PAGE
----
[Marozzi's] excellent at evoking character and scene…His descriptions sparkle…His assessments of current political and religious battles read as spontaneous but well-informed. Marozzi seems worthy of his illustrious model, as he travels with the ghost of the father of history.
The Washington Post
British historian Cesarani, who won a National Jewish Book Award for Becoming Eichmann, investigates a murder, coverup and ensuing scandal in 1947 Palestine that, he says, ultimately cost Britain its mandate over Palestine. Receiving intelligence that radical Jewish resistance forces were planning an assassination on British soil, Whitehall approved a security crackdown involving special squads intended to provoke violence and snatch suspects. In May 1947, one squad, headed by Maj. Roy Farran, came upon 16-year-old Alexander Rubowitz reportedly putting up Jewish underground posters in Jerusalem, and abducted, tortured and killed him during an interrogation. Farran fled to Syria, but returned to face court-martial; his acquittal provoked criticism in the Jewish press and skepticism around the world, but in Britain he received a hero's welcome. In 1948, Farran's brother was killed by a letter bomb apparently intended for Roy; the Jewish underground took responsibility. Utilizing a variety of sources that have only recently become available, Cesarani reveals the surprising existence of Jewish terrorist networks in Europe while offering a masterful and persuasive account of an ugly episode in British colonial history. 8 pages of b&w photos; maps. (Sept.)
Herodotus is a somewhat controversial figure, dubbed both the "Father of History" and the "Father of Lies" for his famous Histories, which explored the causes of the Greek and Persian wars while often digressing into cultural notes, examinations of politics, and local legends. Marozzi (Tamerlane) makes no secret of his admiration for the man, and in this vivid travelog he lets Herodotus's spirit be companion and guide. Marozzi traces Herodotus's footsteps as he sought out knowledgeable people for their observations through what is now Greece, Egypt, Turkey, and Iraq. Though times have changed, there's plenty of evidence in Marozzi's explorations and encounters to suggest that the overall messages in Herodotus's work-the hubris of man, the strangeness and power of culture, and the importance of historical records-are just as applicable to the world today. While his imagined version of Herodotus's personality sometimes seems a bit of a stretch, Marozzi succeeds admirably at emulating the tone of the work he so admires, producing a lively and accessible narrative that's often as eclectic as its spiritual predecessor. Recommended for public libraries, especially those with travel history collections or as a companion to Ryszard Kapuscinski's Travels with Herodotus.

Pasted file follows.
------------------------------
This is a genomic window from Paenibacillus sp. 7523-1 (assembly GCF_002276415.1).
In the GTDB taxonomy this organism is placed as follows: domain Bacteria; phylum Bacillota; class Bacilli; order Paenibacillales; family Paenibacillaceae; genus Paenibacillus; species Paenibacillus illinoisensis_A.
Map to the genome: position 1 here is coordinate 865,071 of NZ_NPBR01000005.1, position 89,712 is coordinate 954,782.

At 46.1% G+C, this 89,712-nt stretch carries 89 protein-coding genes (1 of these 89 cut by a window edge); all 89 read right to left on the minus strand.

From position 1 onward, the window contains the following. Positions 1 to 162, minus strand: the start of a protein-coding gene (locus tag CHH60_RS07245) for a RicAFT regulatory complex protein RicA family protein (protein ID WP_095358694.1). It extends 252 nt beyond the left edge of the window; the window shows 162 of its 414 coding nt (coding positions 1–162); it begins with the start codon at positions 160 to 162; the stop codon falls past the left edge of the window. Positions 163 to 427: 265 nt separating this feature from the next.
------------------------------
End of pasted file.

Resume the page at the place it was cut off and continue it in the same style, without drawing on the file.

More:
A digressive, witty blend of travel writing and popular history. When your subject is a classical author and his account of a war that ended some 2,500 years ago, it takes a good deal of enthusiasm and a keen sense of storytelling to keep a reader interested as you follow in his footsteps. Recounting his passionate pursuit of Herodotus and the modern vestiges of ancient Greco-Persian geography, journalist Marozzi (Tamerlane, 2007, etc.) does not shy away from bold statements or prurient details. He casts Herodotus as the world's first historian, first foreign correspondent, first anthropologist, first travel writer and first investigative journalist, as well as the man who "invented the West." Traveling along the great historian's route, Marozzi encountered evidence of a good deal of fellatio, sodomy, sacred prostitution, necrophilia, bestiality and phallic worship-most of it, thankfully, at a historical distance. The sex is rarely very sexy, however, and Marozzi's deft handling of history's strange congruities and incongruities is far more interesting. In Turkey, he tracked Herodotus to his hometown in Halicarnassus (now Bodrum); he describes the excavation of the town's Mausoleum (one of the seven wonders of the classical world) and the archaeological exploration of an ancient shipwreck that contained the world's oldest book. In 2004, he made a harrowing entry into Baghdad and a visit to the ancient site of Babylon, now "Camp Babylon" and under military control. Moving on to Egypt, Marozzi evokes Cairo in a lush, epic catalogue that is characteristic of his sly engagement with the kind of historical reporting Herodotus invented. In Greece, Marozzi's attention flitted from the wine ofSamos to an enviable lunchtime sojourn at the table of one of the last century's great travel writers, Patrick Leigh Fermor. "History rumbles on like an insatiable omnivore, devouring everything before it," writes Marozzi. It's a good thumbnail description of the approach that gives his clever, occasionally oversexed travel narrative much of its charm. Agent: Georgina Capel/Capel & Land
From the Publisher
Chicago Tribune, 7/17/11
“You must not miss this guide to the Middle East and the Mediterranean, which brims with descriptions that transcend ephemeral tidbits such as who’s running the government. Marozzi comments often upon the timeless appeal of an earlier writer—that rascal of a historian, Herodotus—and by so doing, creates his own eternally appealing travel guide.”